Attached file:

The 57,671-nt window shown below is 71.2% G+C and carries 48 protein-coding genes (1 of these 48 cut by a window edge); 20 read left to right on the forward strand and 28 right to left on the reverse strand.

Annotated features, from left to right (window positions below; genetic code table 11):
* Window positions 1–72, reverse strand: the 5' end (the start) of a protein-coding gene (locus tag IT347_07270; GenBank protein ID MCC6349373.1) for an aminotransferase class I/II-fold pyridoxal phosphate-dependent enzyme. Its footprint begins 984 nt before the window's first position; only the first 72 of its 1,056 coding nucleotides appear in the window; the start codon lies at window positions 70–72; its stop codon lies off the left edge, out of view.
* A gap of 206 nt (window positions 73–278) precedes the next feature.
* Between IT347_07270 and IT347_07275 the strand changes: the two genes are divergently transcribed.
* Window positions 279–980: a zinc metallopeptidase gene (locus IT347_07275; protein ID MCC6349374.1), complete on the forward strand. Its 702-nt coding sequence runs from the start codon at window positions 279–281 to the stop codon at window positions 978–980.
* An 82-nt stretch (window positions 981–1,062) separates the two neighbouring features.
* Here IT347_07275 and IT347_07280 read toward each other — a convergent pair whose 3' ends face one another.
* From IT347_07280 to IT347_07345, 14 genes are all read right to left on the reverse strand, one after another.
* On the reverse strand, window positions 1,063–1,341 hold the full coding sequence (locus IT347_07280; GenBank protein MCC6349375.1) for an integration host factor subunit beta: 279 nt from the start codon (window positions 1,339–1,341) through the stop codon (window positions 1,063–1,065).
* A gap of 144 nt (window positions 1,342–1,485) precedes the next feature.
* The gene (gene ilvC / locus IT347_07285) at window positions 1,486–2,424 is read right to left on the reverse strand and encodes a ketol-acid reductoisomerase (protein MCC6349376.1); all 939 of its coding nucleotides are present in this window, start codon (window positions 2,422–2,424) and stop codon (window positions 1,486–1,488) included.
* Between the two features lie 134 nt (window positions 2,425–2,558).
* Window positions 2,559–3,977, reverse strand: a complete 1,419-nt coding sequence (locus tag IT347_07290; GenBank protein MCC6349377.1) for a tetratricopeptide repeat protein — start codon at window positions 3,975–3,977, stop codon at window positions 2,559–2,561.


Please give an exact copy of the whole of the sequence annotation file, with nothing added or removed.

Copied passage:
The 57,671-nt window shown below is 71.2% G+C and carries 48 protein-coding genes (1 of these 48 cut by a window edge); 20 read left to right on the forward strand and 28 right to left on the reverse strand.

Annotated features, from left to right (window positions below; genetic code table 11):
* Window positions 1–72, reverse strand: the 5' end (the start) of a protein-coding gene (locus tag IT347_07270; GenBank protein ID MCC6349373.1) for an aminotransferase class I/II-fold pyridoxal phosphate-dependent enzyme. Its footprint begins 984 nt before the window's first position; only the first 72 of its 1,056 coding nucleotides appear in the window; the start codon lies at window positions 70–72; its stop codon lies off the left edge, out of view.
* A gap of 206 nt (window positions 73–278) precedes the next feature.
* Between IT347_07270 and IT347_07275 the strand changes: the two genes are divergently transcribed.
* Window positions 279–980: a zinc metallopeptidase gene (locus IT347_07275; protein ID MCC6349374.1), complete on the forward strand. Its 702-nt coding sequence runs from the start codon at window positions 279–281 to the stop codon at window positions 978–980.
* An 82-nt stretch (window positions 981–1,062) separates the two neighbouring features.
* Here IT347_07275 and IT347_07280 read toward each other — a convergent pair whose 3' ends face one another.
* From IT347_07280 to IT347_07345, 14 genes are all read right to left on the reverse strand, one after another.
* On the reverse strand, window positions 1,063–1,341 hold the full coding sequence (locus IT347_07280; GenBank protein MCC6349375.1) for an integration host factor subunit beta: 279 nt from the start codon (window positions 1,339–1,341) through the stop codon (window positions 1,063–1,065).
* A gap of 144 nt (window positions 1,342–1,485) precedes the next feature.
* The gene (gene ilvC / locus IT347_07285) at window positions 1,486–2,424 is read right to left on the reverse strand and encodes a ketol-acid reductoisomerase (protein MCC6349376.1); all 939 of its coding nucleotides are present in this window, start codon (window positions 2,422–2,424) and stop codon (window positions 1,486–1,488) included.
* Between the two features lie 134 nt (window positions 2,425–2,558).
* Window positions 2,559–3,977, reverse strand: a complete 1,419-nt coding sequence (locus tag IT347_07290; GenBank protein MCC6349377.1) for a tetratricopeptide repeat protein — start codon at window positions 3,975–3,977, stop codon at window positions 2,559–2,561.